Word is that Amazon has begun delivering Batman: 100 Greatest Moments in advance of today’s publication. The review copies are out and I look forward to the commentary.
I’ll say this: the book was a breeze to write and assemble compared with the other books. A large part of this has to do with my overall familiarity with the material, my previous books, and my affection for the character. Batman has benefited from the inspiration and contribution of some of the field’s greatest writers and artists, all of who seem to find an aspect of the character that speaks to them. Sometimes, he’s the Gotham Guardian, other times he’s the World’s Greatest Detective or the World’s Greatest Escape Artist. To many, he is the Caped Crusader, the crimefighter who has the best gadgets, and the determination never to be bested. Personally, I really enjoy the Grant Morrison model of Batman being the most prepared hero on Earth, always arriving with the proper tools and contingency plans. This model, arriving when he wrote JLA, makes him effective.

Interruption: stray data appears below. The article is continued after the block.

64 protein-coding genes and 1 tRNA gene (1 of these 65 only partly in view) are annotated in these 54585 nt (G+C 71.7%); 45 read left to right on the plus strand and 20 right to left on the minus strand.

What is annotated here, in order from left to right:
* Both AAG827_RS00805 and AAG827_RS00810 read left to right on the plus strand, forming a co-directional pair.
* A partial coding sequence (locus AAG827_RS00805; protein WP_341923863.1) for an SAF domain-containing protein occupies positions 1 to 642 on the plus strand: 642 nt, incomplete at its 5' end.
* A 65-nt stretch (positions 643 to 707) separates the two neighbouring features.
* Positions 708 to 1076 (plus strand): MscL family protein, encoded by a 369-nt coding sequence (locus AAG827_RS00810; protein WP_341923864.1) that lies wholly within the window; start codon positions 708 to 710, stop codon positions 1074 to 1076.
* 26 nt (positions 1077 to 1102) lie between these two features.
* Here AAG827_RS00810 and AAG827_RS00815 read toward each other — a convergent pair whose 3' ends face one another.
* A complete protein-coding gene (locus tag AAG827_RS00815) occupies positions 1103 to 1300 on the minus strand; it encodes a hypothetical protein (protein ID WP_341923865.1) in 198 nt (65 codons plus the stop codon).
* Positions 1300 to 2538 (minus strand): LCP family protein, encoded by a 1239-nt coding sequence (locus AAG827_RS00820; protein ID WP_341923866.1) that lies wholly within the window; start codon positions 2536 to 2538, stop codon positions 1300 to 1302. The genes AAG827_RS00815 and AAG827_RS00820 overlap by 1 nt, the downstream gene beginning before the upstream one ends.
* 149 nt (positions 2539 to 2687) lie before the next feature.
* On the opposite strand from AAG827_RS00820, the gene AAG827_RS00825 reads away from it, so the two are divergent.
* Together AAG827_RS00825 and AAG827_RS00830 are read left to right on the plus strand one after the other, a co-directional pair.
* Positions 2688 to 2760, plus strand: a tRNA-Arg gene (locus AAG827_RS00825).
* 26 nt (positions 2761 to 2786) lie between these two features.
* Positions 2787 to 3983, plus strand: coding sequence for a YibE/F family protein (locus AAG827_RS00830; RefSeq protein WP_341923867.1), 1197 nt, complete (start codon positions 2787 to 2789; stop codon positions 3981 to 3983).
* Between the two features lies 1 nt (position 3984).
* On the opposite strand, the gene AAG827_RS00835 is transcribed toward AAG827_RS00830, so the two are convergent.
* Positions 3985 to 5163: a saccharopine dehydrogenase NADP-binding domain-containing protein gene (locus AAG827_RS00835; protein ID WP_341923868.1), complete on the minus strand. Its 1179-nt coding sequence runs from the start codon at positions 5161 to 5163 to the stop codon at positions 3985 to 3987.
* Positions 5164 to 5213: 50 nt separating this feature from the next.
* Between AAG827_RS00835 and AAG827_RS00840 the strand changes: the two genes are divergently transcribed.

The process of reviewing eighty years of stories was a chance to be reminded of how flexible the concept has been, how he can adapt to the times, his stories reflecting the society. Frank Miller’s grim and gritty era now feels nostalgic as more global concerns affect the comic. The core titles — Batman and Detective — are now more integral to the continuity, placing him front and center in all the major events, no longer Denny O’Neil’s concept of the hero as merely an unseen urban legend.
I am delighted by the production values in the book, from the wonderful end papers to the new, larger size. By all means, check it out and let me know what you think.